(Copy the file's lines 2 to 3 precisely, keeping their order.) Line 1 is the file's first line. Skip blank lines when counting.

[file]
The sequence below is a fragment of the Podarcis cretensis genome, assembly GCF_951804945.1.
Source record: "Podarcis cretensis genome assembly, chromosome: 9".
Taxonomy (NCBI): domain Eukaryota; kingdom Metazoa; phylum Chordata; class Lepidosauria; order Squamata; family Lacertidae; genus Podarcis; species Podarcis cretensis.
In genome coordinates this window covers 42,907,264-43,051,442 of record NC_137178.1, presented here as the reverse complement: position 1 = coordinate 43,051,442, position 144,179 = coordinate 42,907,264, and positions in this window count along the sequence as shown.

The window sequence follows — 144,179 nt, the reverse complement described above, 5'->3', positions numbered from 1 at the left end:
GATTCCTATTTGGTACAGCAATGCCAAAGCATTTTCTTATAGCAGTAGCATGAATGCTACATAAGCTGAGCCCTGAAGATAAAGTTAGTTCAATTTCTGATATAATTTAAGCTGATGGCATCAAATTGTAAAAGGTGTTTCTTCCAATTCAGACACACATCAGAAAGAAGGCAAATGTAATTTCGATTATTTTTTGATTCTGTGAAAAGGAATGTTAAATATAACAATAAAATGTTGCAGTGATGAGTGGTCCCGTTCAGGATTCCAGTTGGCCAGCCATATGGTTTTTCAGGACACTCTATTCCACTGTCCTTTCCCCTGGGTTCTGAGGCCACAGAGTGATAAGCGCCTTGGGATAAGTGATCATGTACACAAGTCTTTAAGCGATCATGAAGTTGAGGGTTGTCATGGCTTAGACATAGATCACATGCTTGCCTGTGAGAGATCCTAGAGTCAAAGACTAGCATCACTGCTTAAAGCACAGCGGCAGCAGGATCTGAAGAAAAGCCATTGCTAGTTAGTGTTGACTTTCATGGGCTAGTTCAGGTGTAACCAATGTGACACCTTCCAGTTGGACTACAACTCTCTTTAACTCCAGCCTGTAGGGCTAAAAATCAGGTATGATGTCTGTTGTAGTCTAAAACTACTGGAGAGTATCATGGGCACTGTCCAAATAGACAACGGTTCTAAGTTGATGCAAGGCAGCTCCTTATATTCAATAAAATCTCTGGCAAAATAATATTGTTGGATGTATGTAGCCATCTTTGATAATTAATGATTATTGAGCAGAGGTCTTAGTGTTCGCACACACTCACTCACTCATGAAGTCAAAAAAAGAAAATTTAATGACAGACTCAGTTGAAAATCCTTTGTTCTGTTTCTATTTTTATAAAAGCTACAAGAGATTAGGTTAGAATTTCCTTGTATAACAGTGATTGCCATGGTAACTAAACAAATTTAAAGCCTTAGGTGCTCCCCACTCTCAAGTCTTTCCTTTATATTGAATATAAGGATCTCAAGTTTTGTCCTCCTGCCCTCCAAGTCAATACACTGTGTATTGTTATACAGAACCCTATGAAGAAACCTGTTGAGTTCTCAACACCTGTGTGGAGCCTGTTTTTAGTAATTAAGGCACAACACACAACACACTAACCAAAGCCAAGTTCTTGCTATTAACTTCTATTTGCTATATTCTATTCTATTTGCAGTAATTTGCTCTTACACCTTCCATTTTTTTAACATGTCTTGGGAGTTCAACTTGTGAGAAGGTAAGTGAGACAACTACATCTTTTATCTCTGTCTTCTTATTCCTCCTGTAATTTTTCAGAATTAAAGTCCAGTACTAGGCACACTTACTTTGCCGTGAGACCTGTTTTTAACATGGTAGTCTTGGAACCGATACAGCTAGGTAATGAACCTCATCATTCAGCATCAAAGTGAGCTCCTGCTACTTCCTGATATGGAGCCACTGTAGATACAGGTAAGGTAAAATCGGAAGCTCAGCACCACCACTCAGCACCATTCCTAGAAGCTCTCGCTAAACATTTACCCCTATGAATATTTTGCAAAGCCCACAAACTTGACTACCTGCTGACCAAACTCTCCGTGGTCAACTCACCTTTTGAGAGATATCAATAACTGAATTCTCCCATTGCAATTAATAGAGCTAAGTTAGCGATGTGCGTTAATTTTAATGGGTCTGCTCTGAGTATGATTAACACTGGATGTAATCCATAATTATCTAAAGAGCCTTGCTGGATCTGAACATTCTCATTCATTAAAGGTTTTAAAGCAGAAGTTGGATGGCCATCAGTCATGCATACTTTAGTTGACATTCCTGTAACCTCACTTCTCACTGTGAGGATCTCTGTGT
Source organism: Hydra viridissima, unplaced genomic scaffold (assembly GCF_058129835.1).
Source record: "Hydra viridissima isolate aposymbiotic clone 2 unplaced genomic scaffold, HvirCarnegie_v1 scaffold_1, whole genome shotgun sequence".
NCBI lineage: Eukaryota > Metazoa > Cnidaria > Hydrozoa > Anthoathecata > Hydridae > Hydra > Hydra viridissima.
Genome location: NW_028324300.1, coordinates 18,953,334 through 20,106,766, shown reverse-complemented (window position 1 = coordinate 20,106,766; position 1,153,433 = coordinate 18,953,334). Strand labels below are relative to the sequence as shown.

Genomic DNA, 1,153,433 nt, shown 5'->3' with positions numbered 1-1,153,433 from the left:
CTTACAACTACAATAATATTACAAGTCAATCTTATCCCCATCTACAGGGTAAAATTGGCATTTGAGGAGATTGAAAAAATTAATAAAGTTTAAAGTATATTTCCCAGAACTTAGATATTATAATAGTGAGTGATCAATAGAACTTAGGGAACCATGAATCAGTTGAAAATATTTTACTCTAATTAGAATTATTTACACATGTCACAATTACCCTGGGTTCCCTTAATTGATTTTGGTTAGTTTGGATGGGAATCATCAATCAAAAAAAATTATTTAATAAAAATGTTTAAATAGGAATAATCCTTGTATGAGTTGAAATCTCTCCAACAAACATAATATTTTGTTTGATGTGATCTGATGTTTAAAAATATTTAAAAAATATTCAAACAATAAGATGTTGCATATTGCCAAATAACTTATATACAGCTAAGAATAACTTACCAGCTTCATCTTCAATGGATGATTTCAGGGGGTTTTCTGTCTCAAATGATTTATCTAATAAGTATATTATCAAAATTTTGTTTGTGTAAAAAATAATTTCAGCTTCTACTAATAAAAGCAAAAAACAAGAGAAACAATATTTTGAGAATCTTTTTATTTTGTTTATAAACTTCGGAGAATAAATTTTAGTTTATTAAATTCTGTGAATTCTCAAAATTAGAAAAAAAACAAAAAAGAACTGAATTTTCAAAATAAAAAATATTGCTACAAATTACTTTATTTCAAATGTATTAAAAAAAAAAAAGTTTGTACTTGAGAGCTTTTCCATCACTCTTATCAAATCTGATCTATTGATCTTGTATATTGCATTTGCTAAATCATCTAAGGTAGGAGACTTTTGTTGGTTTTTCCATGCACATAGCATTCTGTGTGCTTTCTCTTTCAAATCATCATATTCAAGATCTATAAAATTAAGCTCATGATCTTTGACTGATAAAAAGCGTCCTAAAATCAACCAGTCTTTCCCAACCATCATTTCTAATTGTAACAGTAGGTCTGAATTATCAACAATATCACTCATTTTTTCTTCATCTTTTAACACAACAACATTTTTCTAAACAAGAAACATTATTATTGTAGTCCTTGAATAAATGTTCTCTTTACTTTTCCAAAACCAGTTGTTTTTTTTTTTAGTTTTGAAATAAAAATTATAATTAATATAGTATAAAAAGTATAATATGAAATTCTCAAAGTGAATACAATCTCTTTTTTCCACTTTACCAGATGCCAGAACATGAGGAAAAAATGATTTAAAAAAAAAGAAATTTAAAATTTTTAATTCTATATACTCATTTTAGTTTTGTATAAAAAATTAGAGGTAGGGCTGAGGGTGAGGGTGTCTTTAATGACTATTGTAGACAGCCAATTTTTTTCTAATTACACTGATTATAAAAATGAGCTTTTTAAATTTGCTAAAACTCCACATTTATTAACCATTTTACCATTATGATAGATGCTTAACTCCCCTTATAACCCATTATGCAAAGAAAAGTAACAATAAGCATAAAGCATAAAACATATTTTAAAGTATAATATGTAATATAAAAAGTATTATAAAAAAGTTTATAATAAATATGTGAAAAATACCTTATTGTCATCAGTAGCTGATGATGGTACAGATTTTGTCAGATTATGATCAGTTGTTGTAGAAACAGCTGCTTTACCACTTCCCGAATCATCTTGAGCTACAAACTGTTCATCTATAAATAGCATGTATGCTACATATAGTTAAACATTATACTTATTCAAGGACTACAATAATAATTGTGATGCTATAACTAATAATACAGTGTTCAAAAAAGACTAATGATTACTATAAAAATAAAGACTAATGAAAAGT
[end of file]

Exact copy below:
Source record: "Podarcis cretensis genome assembly, chromosome: 9".
Taxonomy (NCBI): domain Eukaryota; kingdom Metazoa; phylum Chordata; class Lepidosauria; order Squamata; family Lacertidae; genus Podarcis; species Podarcis cretensis.